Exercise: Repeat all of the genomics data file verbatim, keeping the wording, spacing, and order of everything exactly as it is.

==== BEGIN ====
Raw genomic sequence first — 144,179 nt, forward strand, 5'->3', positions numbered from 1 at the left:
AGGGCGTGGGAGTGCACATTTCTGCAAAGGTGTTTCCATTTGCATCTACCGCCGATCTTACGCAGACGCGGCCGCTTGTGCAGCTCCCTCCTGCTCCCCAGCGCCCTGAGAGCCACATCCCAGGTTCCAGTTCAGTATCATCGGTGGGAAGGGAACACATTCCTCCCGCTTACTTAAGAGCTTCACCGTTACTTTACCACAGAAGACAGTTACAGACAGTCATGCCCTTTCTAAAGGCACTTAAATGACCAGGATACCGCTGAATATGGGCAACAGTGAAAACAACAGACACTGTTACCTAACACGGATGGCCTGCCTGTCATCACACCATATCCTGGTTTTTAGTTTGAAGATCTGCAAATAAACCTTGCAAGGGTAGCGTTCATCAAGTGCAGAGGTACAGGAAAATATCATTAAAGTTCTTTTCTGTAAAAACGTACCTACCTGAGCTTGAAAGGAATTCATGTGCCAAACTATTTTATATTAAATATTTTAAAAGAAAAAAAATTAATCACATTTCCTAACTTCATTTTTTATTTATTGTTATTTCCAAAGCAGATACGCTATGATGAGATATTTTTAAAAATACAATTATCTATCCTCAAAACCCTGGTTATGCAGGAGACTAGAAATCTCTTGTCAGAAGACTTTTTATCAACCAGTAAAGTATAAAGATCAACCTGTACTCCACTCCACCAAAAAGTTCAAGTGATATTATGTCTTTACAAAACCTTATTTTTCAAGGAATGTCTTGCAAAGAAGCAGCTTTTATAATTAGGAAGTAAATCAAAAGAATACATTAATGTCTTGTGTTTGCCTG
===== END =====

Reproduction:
Raw genomic sequence first — 144,179 nt, forward strand, 5'->3', positions numbered from 1 at the left:
AGGGCGTGGGAGTGCACATTTCTGCAAAGGTGTTTCCATTTGCATCTACCGCCGATCTTACGCAGACGCGGCCGCTTGTGCAGCTCCCTCCTGCTCCCCAGCGCCCTGAGAGCCACATCCCAGGTTCCAGTTCAGTATCATCGGTGGGAAGGGAACACATTCCTCCCGCTTACTTAAGAGCTTCACCGTTACTTTACCACAGAAGACAGTTACAGACAGTCATGCCCTTTCTAAAGGCACTTAAATGACCAGGATACCGCTGAATATGGGCAACAGTGAAAACAACAGACACTGTTACCTAACACGGATGGCCTGCCTGTCATCACACCATATCCTGGTTTTTAGTTTGAAGATCTGCAAATAAACCTTGCAAGGGTAGCGTTCATCAAGTGCAGAGGTACAGGAAAATATCATTAAAGTTCTTTTCTGTAAAAACGTACCTACCTGAGCTTGAAAGGAATTCATGTGCCAAACTATTTTATATTAAATATTTTAAAAGAAAAAAAATTAATCACATTTCCTAACTTCATTTTTTATTTATTGTTATTTCCAAAGCAGATACGCTATGATGAGATATTTTTAAAAATACAATTATCTATCCTCAAAACCCTGGTTATGCAGGAGACTAGAAATCTCTTGTCAGAAGACTTTTTATCAACCAGTAAAGTATAAAGATCAACCTGTACTCCACTCCACCAAAAAGTTCAAGTGATATTATGTCTTTACAAAACCTTATTTTTCAAGGAATGTCTTGCAAAGAAGCAGCTTTTATAATTAGGAAGTAAATCAAAAGAATACATTAATGTCTTGTGTTTGCCTG